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时间:2020-08-07 00:56:29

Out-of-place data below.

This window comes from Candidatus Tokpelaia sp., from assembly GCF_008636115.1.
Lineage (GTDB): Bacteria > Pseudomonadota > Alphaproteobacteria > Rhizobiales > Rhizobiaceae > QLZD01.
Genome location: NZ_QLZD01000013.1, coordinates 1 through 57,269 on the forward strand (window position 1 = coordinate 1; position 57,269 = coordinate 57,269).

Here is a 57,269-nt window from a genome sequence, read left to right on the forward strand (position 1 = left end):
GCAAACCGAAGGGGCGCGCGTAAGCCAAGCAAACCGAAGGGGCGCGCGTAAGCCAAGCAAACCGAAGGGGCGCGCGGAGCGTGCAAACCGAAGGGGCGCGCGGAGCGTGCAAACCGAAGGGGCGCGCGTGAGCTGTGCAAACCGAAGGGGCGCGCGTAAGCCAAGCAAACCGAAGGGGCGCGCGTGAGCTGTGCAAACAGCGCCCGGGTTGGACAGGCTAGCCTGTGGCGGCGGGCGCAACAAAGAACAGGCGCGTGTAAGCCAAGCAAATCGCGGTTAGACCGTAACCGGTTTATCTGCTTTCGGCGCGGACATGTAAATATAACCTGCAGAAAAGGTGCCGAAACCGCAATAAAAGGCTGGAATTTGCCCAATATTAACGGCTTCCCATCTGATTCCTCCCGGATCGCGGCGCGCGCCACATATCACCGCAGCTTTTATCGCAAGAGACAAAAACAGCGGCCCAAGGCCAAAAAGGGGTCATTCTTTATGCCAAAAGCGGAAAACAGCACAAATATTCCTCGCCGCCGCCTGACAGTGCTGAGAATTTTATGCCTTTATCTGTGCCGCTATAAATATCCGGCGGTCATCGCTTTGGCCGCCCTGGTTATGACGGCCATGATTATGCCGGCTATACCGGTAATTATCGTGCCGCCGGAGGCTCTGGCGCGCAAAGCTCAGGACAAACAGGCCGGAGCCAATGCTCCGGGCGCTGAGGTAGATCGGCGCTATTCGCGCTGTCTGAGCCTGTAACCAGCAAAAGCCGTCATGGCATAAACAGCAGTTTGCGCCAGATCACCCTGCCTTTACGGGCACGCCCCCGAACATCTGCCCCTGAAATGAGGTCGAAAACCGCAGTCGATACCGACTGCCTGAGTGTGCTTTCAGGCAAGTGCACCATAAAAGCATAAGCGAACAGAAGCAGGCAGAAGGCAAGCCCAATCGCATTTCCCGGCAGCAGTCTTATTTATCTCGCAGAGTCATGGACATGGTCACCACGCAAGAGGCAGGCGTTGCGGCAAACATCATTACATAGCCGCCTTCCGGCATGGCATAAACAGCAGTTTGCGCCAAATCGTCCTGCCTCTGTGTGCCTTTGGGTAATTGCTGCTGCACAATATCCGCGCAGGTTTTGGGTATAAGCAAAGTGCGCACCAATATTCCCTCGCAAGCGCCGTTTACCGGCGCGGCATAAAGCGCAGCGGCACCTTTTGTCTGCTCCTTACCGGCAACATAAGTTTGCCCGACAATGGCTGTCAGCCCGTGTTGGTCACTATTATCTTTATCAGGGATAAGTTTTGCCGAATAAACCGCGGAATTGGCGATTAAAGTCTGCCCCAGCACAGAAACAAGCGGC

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日期:2020-08-07 00:56:29